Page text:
Lastly here are Galloway’s predictions for 2018. He started the session by showing all of the things he called wrong last year – but he still has a pretty good hit rate.

Endless and taste. Strategy and design.

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Image: from Endless Studios’ case study.

Last week I went to Christmas drinks with Brilliant Noise’s design partners, Endless Studios, in their new Brighton offices.

When I go somewhere like Endless, I realise my own taste is largely of the know-it-when-I-see-it variety, and that the creation of beautiful things – from spaces to typefaces to whole brand schemas – is of a whole order of magnitude beyond mine. I know and like stylish, well-designed things – for them it’s a full time job.

If there’s one thing we need from our partnership with Endless it is their taste – they have it by the barrow-load.

The most cutting remark Steve Jobs ever made about the Apple’s great rival of the time was that they had no taste. Yes, they could produce brilliant technology, code by the milliion-lines, but when it comes to taste, he said, they were nowhere.

Taste happens by seeking out beautiful, brilliant things, said Jobs:

“It comes down to exposing yourself to the best things humans have done and then trying to bring the same things into what you are doing.”

Good design creates beautiful things. Deeply beautiful – beyond the first impressions, beyond the surface, because good design means that someone has thought deeply about the created object, space or experience in every aspect. You feel the outcome, you see some of the outcome of a successful design process, but you may never see or understand all of it. Good design has depth and substance.

I recently finished Leander Kahney’s biography of Jonathan Ive. A recurring theme is the design of the inside of the machines by Ive’s team – sometimes to the consternation of their engineering colleagues – so that the circuit boards and innards of the computers were as elegant, in their own way, as the exteriors. That’s deep attention to detail.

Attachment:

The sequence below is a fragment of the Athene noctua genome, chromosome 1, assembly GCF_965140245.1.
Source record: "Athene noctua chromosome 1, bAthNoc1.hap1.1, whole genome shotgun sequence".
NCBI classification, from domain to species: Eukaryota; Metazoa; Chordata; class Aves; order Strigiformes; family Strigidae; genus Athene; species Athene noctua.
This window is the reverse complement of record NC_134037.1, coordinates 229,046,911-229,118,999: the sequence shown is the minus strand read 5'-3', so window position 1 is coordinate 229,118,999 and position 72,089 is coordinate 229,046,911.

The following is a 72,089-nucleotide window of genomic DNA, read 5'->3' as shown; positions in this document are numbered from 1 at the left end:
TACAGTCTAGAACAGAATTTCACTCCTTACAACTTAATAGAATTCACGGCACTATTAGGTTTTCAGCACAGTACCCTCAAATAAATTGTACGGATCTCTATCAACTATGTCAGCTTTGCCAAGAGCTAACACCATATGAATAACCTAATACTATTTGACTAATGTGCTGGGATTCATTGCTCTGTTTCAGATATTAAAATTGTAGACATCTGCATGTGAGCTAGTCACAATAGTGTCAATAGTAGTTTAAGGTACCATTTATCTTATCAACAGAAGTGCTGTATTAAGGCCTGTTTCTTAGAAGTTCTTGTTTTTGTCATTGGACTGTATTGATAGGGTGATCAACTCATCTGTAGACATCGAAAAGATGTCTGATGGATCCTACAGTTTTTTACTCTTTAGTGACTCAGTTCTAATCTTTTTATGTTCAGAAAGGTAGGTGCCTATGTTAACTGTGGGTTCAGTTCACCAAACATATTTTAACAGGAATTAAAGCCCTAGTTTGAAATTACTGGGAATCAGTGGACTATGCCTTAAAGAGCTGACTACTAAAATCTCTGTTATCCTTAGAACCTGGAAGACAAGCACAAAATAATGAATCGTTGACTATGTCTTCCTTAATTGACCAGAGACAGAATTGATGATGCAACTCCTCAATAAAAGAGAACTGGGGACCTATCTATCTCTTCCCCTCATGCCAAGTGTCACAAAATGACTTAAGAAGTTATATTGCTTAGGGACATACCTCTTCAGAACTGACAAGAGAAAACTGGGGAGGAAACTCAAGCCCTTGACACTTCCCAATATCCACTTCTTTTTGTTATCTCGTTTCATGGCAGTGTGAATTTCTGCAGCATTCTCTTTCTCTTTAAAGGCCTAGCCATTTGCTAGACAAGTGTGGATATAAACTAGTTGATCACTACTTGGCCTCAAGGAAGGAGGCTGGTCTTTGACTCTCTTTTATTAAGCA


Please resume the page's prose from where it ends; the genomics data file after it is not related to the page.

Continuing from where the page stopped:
When Endless designed the Brilliant Noise brand a couple of years ago, they made physical stencils of some of the shapes they’d created as part of the brand’s system. The shapes were made from the negative space between the letters of the logo and they began to develop them as a set of abstract icons. They also pored over photos and filters and ways of framing images – the right grid that things should align to, the right weight of Gotham for different documents.

I learned two things from them. First, the way that creating a visual brand is about looking at a system, a “kit of parts” that works with a steady logic – not just something that looks good. Second, that you need to go deep and explore an idea, a system of ideas, until you know you have the right answer.

I think I’d heard these things before, in relation to branding – but it wasn’t until I was part of the process of building a brand with design experts like Colin and Ben, the founders of Endless, that I grasped this as a threshold concept.

There’s a love affair between strategy and design. At least there should be. The processes are in parallel and can teach each other so much.

Samsung’s massive ad spend

This year Samsung spent a lot on advertising.

US$14 billion.

To give you some perspective, Coca-Cola spent about US$2.5 billion in 2012, across all of its brands, globally.

Want some more perspective? US$14 billion is more than Iceland’s GDP and more than Google paid for Motorola, according to an article from Reuters, which goes on to suggest that Samsung is spending a lot, but not necessarily seeing a return. It quotes Oh Jung-suk, a business school professor at Seoul National University.

“Samsung’s marketing is too much focused on projecting an image they aspire to: being innovative and ahead of the pack. They are failing to efficiently bridge the gap between the aspiration and how consumers actually respond to the campaign. It’s got to be more aligned.”